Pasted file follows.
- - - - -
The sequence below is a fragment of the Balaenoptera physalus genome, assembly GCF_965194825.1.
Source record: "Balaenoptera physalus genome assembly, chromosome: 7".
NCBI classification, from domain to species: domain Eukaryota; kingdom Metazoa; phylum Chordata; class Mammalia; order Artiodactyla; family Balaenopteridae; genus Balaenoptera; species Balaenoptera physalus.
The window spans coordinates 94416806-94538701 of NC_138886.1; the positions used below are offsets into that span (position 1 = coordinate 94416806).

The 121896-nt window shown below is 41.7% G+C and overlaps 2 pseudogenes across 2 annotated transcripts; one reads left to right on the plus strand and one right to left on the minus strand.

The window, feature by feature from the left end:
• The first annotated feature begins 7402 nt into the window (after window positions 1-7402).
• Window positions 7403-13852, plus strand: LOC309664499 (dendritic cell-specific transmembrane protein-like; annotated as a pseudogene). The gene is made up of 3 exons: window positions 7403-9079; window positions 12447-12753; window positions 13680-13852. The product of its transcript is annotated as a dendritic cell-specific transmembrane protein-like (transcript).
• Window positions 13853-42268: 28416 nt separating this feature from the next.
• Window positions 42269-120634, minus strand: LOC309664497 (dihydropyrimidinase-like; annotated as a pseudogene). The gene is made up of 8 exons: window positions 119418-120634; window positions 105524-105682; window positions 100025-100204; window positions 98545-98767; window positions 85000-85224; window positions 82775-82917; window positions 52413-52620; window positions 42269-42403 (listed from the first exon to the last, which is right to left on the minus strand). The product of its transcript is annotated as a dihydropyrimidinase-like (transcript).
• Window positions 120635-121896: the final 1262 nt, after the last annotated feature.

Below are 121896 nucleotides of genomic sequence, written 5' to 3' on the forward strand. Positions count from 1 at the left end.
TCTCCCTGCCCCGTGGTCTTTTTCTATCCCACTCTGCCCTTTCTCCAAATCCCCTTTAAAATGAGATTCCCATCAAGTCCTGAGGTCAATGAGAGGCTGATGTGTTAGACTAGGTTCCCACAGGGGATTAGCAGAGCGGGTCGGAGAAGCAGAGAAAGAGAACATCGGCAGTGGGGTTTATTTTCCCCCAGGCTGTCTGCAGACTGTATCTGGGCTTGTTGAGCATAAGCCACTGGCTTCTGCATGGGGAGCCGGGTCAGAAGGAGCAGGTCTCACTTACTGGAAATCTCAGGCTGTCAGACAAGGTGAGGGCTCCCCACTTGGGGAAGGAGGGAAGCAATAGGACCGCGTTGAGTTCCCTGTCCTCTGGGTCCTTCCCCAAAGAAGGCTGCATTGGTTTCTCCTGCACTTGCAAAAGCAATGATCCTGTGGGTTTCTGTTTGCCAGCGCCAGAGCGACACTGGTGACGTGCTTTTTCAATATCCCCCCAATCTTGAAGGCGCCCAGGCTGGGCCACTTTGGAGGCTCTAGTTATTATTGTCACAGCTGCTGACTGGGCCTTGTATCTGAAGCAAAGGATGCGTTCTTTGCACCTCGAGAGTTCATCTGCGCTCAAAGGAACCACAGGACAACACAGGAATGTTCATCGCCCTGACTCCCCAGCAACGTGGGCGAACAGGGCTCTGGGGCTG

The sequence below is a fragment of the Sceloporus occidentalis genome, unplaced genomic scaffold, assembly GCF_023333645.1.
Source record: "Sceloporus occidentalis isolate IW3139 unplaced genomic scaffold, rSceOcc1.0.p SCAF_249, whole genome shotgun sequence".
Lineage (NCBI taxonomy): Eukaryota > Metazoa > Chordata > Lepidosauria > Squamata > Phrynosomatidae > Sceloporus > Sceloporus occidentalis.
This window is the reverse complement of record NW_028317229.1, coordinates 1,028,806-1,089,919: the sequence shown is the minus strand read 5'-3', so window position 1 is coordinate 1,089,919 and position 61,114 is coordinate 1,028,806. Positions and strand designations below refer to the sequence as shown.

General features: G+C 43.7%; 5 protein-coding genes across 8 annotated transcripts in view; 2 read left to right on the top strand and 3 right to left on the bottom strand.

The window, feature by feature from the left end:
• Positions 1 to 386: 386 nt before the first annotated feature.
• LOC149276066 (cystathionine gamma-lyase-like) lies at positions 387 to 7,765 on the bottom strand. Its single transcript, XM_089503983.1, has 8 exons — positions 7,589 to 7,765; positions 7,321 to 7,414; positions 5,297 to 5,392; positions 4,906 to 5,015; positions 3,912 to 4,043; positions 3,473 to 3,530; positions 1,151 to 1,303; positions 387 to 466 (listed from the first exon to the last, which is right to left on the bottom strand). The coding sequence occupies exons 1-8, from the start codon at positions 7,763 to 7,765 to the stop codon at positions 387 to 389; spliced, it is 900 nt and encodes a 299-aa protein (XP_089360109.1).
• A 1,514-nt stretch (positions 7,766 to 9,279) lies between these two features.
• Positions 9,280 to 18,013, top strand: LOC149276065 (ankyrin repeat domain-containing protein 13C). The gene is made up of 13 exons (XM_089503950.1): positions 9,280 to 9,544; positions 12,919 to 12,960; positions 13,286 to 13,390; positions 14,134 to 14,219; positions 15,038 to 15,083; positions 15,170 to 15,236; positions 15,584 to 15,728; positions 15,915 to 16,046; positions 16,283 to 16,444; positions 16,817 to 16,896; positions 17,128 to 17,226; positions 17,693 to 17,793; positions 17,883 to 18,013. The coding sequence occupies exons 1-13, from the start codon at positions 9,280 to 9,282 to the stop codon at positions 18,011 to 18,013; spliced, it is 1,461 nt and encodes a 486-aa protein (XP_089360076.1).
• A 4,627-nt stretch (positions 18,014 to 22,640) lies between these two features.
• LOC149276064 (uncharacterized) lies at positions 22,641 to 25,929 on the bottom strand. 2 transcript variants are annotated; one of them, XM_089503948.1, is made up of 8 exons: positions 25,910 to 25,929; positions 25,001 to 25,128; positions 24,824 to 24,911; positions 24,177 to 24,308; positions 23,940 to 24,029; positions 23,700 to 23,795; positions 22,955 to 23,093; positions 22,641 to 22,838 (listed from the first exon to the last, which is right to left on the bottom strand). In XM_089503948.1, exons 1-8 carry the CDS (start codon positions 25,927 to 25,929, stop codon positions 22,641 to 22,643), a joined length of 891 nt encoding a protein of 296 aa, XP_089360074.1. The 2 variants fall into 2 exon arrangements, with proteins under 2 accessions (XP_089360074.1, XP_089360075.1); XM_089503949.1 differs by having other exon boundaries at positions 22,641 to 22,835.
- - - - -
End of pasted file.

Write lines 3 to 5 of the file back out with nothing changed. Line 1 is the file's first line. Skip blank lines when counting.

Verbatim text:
NCBI classification, from domain to species: domain Eukaryota; kingdom Metazoa; phylum Chordata; class Mammalia; order Artiodactyla; family Balaenopteridae; genus Balaenoptera; species Balaenoptera physalus.
The window spans coordinates 94416806-94538701 of NC_138886.1; the positions used below are offsets into that span (position 1 = coordinate 94416806).

The 121896-nt window shown below is 41.7% G+C and overlaps 2 pseudogenes across 2 annotated transcripts; one reads left to right on the plus strand and one right to left on the minus strand.